By Daniel de la Calle On this rainy morning I had the chance to meet with Sven for a cup of tea and a half hour chat in his kitchen. We had not done an official interview for the blog since May of last year, so an update on A Sea Change and the […]
On Earth Day this week, Barbara and Sven were announced as 2010 NOAA (National Oceanic and Atmospheric Administration) Environmental Heroes for their tireless work to bring attention to ocean acidification through A Sea Change. To see the official announcement, click here.
Today is Ocean Day at COP-15. The day began with a bang with a major piece from the BBC quoting the UK’s Environmental Minister, Hilary Benn, regarding the importance of ocean acidification. Barbara and I attended panel presentations at the European Environmental Agency (EEA) here in Copenhagen. Speaker after speaker spoke about the changes […]
On Friday night we had a reunion in La Jolla with our colleagues from the Scripps Institution of Oceanography. It was the first time we had gotten together since we stormed COP15. After much strategizing, we have decided to have a repeat performance at COP16 in November. We concluded that we had, in fact, made […]
In our last entry, we were touring the gold mining town of Nevada city in our new t-shirts, sporting the logo “make films, not war”. This was during the Wild and Scenic Film Festival in Nevada City, just east of Sacramento in the foothills of the Sierra Mountains. An established environmental film festival, it brings […]
The impression we have of COP-15 is that we are two of 50,000 people plus working steadily to focus this process towards a similar goal, lowering global CO2 concentrations. There are several critical fault lines, but the largest is still, “Where is the US going to be by the end of next week?” -Sven
By Daniel de la Calle Barbara and Sven returned from the West Coast a few days back and this past Thursday Sven and I had a chance to go on a morning ride, discuss how Liquigas was doing in the Giro de Italia and talk about the 2010 NOAA Environmental Hero Award ceremony in La […]
Barbara, Sven, Angela and Gwen have landed in Copenhagen. We have at least 4 screenings of A Sea Change planned during the COP-15 conference, and we plan to do everything we can to put the oceans on the agenda of discussion for our nations’ leaders. While there is little likelihood of a significant treaty being […]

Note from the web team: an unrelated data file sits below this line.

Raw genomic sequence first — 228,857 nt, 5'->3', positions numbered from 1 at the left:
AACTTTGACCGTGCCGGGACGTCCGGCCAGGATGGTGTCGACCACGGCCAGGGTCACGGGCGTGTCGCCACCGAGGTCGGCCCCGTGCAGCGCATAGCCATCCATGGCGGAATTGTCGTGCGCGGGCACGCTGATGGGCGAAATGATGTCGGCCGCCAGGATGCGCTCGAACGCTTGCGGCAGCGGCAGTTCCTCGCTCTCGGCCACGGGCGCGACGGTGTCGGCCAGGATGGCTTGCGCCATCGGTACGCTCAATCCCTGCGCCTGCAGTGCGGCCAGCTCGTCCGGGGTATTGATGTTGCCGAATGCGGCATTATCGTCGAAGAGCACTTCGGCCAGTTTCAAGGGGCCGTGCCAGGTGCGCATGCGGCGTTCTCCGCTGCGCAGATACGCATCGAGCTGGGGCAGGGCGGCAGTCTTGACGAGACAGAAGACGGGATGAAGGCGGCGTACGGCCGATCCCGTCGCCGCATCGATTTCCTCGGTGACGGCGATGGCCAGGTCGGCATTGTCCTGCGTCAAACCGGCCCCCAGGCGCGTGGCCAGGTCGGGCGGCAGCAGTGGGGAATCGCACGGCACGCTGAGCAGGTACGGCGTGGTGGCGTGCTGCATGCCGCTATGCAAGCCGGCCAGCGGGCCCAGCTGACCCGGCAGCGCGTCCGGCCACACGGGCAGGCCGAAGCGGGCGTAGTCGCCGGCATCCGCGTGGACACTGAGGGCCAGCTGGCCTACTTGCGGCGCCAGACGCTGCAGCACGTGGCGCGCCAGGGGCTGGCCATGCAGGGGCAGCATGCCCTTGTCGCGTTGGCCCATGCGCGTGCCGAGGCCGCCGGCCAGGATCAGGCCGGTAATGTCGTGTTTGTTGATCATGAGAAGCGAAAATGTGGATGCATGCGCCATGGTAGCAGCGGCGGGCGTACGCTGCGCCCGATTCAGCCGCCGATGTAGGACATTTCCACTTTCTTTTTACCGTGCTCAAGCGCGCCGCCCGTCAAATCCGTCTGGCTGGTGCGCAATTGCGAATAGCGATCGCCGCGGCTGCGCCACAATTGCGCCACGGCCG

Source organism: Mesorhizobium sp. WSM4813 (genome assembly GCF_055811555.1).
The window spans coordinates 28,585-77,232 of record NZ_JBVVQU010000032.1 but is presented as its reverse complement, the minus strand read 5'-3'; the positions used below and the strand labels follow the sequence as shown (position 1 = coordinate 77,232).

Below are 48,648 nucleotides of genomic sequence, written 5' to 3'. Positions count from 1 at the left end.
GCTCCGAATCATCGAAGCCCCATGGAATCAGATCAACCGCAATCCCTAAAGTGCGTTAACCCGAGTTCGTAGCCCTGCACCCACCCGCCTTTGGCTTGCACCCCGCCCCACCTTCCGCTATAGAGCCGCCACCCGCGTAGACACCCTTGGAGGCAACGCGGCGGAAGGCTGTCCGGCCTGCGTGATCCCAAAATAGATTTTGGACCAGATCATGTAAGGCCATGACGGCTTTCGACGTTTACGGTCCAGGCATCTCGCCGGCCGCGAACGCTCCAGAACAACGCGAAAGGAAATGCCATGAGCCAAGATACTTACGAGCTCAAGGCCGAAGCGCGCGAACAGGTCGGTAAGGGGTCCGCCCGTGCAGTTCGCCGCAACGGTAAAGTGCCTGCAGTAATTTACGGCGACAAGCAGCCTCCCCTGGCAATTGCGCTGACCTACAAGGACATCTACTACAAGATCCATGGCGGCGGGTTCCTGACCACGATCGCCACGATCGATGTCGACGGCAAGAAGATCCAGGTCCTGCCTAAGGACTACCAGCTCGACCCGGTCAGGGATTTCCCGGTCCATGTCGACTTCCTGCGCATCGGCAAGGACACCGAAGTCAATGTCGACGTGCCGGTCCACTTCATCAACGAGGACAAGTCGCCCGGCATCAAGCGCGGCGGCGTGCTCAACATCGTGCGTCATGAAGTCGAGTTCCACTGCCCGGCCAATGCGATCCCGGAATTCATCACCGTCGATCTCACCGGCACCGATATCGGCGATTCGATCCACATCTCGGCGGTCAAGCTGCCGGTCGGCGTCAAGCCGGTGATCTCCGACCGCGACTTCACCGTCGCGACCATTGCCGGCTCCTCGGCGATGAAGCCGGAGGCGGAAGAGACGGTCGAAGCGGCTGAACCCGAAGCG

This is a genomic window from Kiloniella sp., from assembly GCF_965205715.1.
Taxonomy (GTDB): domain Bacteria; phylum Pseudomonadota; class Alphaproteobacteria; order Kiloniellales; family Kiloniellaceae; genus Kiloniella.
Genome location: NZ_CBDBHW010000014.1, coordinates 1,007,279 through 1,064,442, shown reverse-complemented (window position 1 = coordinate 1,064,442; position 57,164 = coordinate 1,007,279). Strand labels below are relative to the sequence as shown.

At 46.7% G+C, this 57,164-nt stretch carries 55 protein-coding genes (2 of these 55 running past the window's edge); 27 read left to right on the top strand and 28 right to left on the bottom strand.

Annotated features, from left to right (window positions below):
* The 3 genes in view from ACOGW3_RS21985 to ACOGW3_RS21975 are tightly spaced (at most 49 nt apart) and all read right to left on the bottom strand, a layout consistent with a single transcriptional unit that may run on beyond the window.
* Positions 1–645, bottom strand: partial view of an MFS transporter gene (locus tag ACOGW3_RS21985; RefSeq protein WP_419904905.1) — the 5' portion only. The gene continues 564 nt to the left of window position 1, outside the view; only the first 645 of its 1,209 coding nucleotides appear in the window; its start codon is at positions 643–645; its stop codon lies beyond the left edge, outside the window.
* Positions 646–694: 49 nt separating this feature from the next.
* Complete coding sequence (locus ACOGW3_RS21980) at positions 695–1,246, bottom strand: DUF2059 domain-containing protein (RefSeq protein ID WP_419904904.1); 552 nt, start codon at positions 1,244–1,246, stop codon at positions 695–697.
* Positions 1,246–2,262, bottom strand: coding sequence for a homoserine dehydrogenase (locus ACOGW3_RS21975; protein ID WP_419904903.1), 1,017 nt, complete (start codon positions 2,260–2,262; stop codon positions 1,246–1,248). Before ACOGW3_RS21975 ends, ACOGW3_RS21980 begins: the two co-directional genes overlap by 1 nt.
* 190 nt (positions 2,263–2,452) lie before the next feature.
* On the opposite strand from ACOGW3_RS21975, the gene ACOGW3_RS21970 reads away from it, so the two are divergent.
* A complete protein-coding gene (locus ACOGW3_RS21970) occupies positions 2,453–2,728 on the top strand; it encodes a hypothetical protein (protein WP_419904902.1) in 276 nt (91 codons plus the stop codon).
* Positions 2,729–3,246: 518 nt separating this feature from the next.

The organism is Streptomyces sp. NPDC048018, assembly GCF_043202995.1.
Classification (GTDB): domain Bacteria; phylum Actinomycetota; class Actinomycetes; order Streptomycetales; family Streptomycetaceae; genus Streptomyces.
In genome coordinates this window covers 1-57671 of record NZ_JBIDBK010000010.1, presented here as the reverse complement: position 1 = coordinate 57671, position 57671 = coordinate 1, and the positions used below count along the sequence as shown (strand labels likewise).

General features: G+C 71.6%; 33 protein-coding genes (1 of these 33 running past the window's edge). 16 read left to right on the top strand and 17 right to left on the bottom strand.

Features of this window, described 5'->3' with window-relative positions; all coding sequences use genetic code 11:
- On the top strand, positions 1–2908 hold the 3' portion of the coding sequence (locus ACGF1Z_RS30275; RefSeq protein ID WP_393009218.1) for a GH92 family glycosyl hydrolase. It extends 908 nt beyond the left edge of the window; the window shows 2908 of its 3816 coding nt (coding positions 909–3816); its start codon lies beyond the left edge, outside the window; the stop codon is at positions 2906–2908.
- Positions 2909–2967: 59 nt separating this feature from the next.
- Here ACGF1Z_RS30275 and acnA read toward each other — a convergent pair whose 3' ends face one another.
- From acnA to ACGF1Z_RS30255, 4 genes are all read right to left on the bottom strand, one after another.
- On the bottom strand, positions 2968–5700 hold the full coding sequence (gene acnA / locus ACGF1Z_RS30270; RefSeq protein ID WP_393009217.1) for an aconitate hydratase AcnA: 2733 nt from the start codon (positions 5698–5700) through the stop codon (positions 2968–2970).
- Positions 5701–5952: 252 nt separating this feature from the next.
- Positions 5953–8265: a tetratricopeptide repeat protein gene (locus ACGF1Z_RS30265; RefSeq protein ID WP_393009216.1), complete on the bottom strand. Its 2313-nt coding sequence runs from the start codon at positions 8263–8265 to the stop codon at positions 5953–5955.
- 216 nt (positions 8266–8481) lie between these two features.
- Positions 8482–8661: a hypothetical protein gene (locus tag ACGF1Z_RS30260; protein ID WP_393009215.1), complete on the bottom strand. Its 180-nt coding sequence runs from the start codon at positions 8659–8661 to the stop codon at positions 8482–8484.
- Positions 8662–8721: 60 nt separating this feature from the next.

Sven, on the way to make some noise about ocean acidification in Copenhagen.
Barbara and I are here in Copenhagen at COP-15 to continue our efforts to get oceans and ocean acidification onto the global climate agenda. We are part of the team from Scripps and the University of California. Towards that end, I was asked to give a talk yesterday on Ocean Acidification and its Human Impacts. […]
A big thanks to Martha Stewart for providing her support in helping us to get the word out on ocean acidification. Here’s a lovely photo of Martha with Barbara Ettinger and Sven Huseby, on the show: And below you can see the interview:
We were delighted to be invited to participate in a web conference for marine educators on Monday. Sven was our intrepid pioneer into virtuality. The event was put together by the Western Pacific Regional Fishery Management Council, as a lead-up to the Fishers Forum in Honolulu. Moving forward, we’re eager to create more opportunities for […]
Ann Hornaday reviews A Sea Change in today's issue of The Washington Post (March 12). An excerpt: "The story of a retired educator who becomes interested in, and finally consumed by, the declining state of the world's oceans, the film [A Sea Change] brings a crucial and little-known issue to the attention of filmgoers. The […]
Barbara Ettinger and Sven Huseby of Niijii Films interviewed on KGO, ABC 7, just before the West Coast premiere of A Sea Change at the San Francisco International Film Festival.
Sven Huseby interviewed on KOMO ABC Seattle. Sven co-produced and stars in A Sea Change.
Following a screening of A Sea Change at the Beacon Institute for Rivers and Estuaries, Barbara Ettinger and Sven Huseby answer questions about the film and ocean acidification. The plan was to receive tweeted questions and emails from other venues screening for World Oceans Day. Well, we couldn’t get online: Verizon decided to test its […]
"One reviewer has called it a “global warming horror documentary.”And there is certainly plenty to fear as Huseby—and the audience—learnsmore and more about the threat of ocean acidification. He interviewsscientists who tell him 118 billion metric tons (or 118 billion VW Bugsworth) of CO2 have already been absorbed by the ocean. He watches theenamel of […]